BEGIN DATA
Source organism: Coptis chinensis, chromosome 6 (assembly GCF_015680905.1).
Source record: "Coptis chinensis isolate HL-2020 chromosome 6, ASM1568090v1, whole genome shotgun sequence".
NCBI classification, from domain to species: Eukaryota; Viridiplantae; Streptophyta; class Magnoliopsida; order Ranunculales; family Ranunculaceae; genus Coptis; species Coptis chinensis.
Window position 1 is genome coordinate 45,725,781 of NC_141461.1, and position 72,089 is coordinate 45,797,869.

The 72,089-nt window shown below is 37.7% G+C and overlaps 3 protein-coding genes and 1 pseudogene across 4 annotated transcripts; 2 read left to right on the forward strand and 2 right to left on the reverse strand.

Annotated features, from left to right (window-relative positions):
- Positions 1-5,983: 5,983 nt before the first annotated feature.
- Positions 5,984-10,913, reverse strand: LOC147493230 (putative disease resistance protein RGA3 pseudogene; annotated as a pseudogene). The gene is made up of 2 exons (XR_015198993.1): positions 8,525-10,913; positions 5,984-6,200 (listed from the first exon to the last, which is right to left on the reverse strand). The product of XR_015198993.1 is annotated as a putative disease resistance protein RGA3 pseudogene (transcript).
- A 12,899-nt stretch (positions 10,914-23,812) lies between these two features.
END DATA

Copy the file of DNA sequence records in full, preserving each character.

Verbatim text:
Source organism: Coptis chinensis, chromosome 6 (assembly GCF_015680905.1).
Source record: "Coptis chinensis isolate HL-2020 chromosome 6, ASM1568090v1, whole genome shotgun sequence".
NCBI classification, from domain to species: Eukaryota; Viridiplantae; Streptophyta; class Magnoliopsida; order Ranunculales; family Ranunculaceae; genus Coptis; species Coptis chinensis.
Window position 1 is genome coordinate 45,725,781 of NC_141461.1, and position 72,089 is coordinate 45,797,869.

The 72,089-nt window shown below is 37.7% G+C and overlaps 3 protein-coding genes and 1 pseudogene across 4 annotated transcripts; 2 read left to right on the forward strand and 2 right to left on the reverse strand.

Annotated features, from left to right (window-relative positions):
- Positions 1-5,983: 5,983 nt before the first annotated feature.
- Positions 5,984-10,913, reverse strand: LOC147493230 (putative disease resistance protein RGA3 pseudogene; annotated as a pseudogene). The gene is made up of 2 exons (XR_015198993.1): positions 8,525-10,913; positions 5,984-6,200 (listed from the first exon to the last, which is right to left on the reverse strand). The product of XR_015198993.1 is annotated as a putative disease resistance protein RGA3 pseudogene (transcript).
- A 12,899-nt stretch (positions 10,914-23,812) lies between these two features.